ASK A TRAINER: 'I'm Working Out But Not Losing Body Fat'
"Two months ago, I started taking a boot camp class because I thought it would be a fun way to lose weight. You're always talking about how high intensity interval training is better for burning calories than traditional cardio and that's basically what we're doing in the camp. I am having fun and I definitely feel stronger and I love the instructor. The problem is I've actually gained weight. Before you say that muscle weighs more than fat, let me just say that the weight I've put on definitely isn't all muscle. Is it possible this just isn't the right workout for me and my goals?"-Brenda V., San Diego, California
Hi, Brenda, I don't have access to all of the facts here so I am going to speculate so if I'm off base on any of the conclusions I've drawn, I apologize.
At the expense of being predictable, I am going to state, for the benefit of my readers, that muscle does weigh more than fat. I often have clients that, despite the fact that they may look better and feel better still feel frustrated when the number they see when they step on the scale isn't as low as they'd like it to be. For that reason, I try and steer people away from fixating on numbers and fixating on the less finite results like going down in clothing size or the compliments they get from other people. Since you are reporting an increase in strength, I have to assume that at least a good deal of the weight you have gained is lean muscle.
The reason why I am always singing the praises of high intensity interval training for weight loss is because it really is the most efficient way to burn calories.
So why aren't you seeing results? Here's where I need to delve into the realm of the hypothetical. I will use my experience with some of my own clients as a reference point. I have had clients that start working with me and get stronger and feel better and tell me they are moving furniture with ease and that they know their posture has improved but they aren't getting the fat loss results they are looking for as quickly as they'd like to. My first question is always, "What are you eating?" Sometimes they report that they haven't changed their diet at all and that they are eating junk food. Pretty easy to solve what's going on there.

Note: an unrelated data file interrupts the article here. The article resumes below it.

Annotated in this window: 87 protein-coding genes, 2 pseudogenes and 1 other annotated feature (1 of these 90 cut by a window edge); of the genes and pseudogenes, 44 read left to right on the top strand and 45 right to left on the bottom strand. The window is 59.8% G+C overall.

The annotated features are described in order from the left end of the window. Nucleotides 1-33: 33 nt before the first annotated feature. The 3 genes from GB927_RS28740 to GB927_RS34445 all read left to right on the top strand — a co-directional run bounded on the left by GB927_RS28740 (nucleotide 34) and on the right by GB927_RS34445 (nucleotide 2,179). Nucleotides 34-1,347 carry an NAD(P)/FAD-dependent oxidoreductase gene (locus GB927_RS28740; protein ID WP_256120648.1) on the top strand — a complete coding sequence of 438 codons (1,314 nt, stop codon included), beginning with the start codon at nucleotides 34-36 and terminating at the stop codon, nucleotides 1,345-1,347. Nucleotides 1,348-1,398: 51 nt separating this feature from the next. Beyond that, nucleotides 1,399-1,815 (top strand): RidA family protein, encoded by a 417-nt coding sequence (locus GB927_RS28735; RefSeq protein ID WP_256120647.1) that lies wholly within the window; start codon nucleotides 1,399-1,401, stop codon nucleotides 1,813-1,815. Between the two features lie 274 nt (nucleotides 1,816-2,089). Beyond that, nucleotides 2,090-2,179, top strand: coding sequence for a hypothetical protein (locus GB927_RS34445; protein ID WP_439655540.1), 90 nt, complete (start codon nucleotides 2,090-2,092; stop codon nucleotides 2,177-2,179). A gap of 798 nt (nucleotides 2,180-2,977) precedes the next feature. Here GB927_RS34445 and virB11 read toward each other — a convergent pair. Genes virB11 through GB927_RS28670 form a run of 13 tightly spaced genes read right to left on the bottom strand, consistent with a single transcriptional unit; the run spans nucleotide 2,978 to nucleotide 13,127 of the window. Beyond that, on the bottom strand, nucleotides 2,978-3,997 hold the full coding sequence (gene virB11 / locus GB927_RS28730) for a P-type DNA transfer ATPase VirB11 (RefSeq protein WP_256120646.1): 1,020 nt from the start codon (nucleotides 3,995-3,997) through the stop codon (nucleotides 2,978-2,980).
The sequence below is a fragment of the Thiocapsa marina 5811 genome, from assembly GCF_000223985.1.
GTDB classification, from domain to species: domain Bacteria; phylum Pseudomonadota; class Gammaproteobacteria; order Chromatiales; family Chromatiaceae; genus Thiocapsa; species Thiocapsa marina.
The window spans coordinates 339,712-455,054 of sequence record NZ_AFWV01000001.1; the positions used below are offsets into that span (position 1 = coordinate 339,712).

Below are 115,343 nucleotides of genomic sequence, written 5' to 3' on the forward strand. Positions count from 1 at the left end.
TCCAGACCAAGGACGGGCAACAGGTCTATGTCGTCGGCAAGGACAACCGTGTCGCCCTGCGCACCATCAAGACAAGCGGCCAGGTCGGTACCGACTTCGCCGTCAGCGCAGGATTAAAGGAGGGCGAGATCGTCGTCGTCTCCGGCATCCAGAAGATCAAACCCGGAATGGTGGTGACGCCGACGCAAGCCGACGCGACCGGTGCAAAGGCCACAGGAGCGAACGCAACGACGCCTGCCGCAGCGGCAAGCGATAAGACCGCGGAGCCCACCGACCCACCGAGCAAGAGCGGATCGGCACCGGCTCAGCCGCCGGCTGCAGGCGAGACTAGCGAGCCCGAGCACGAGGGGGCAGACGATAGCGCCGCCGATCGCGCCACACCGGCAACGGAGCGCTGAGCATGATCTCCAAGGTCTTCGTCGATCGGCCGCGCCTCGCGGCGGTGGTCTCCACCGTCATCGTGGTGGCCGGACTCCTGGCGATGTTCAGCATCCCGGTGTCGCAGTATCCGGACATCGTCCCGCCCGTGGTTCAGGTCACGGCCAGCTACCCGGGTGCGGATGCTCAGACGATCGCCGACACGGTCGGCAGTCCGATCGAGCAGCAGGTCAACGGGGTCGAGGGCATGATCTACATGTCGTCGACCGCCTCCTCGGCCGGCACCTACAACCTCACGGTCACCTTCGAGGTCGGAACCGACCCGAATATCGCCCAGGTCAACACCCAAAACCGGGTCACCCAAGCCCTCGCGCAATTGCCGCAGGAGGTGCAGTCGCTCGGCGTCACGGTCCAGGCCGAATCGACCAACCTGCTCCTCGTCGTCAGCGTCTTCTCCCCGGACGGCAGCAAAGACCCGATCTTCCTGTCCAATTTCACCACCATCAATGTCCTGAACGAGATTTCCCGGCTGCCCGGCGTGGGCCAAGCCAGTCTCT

Sometimes they will respond that they are eating well. But even if you're eating well, you still need to monitor the quantity of calories you are consuming if you're looking to shed pounds. The truth is that, despite whatever fad diet may be in vogue this month, it really does come down to calories in vs. calories out. Here's an example: I always recommend almonds as a snack. In moderation, nuts are an incredible food and a healthy source of fat that will help you feel satiated. I had one client that told me that he had been eating nuts because I had recommended them as an excellent snack. The problem was he was eating too many nuts. In the case of a high calorie food like nuts, too much of a good thing is not a good thing at all.
Sometimes people will report being voracious when they begin training with me and will say that they want to listen to your body. If you are trying to lose body fat and begin a new fitness program, your body is going to tell you it's hungrier than usual because it's not use to the expenditure of energy you are taxing it with. In this particular case, you need to ignore your body when it tells you it is still hungry.
I need to be extra clear about this: I AM NOT SUGGESTING THAT ANYONE STARVE THEMSELF. I want everyone to eat. I want everyone to eat (small to moderate portions) moderately all day long. But you need to cap your calories at a certain point if your goal is weight loss. Period.
You have found a workout that you enjoy, have found a fitness professional you respond to and are seeing gains in terms of overall fitness level. These factors also make it way more likely that you will stick with your program for the long term. I like everything I'm hearing. You should absolutely continue going to boot camp.
So, Brenda, I want you to keep on keeping on in your boot camp. You just might want to take a look at what you're eating and how much you're eating. Let me know how it goes.
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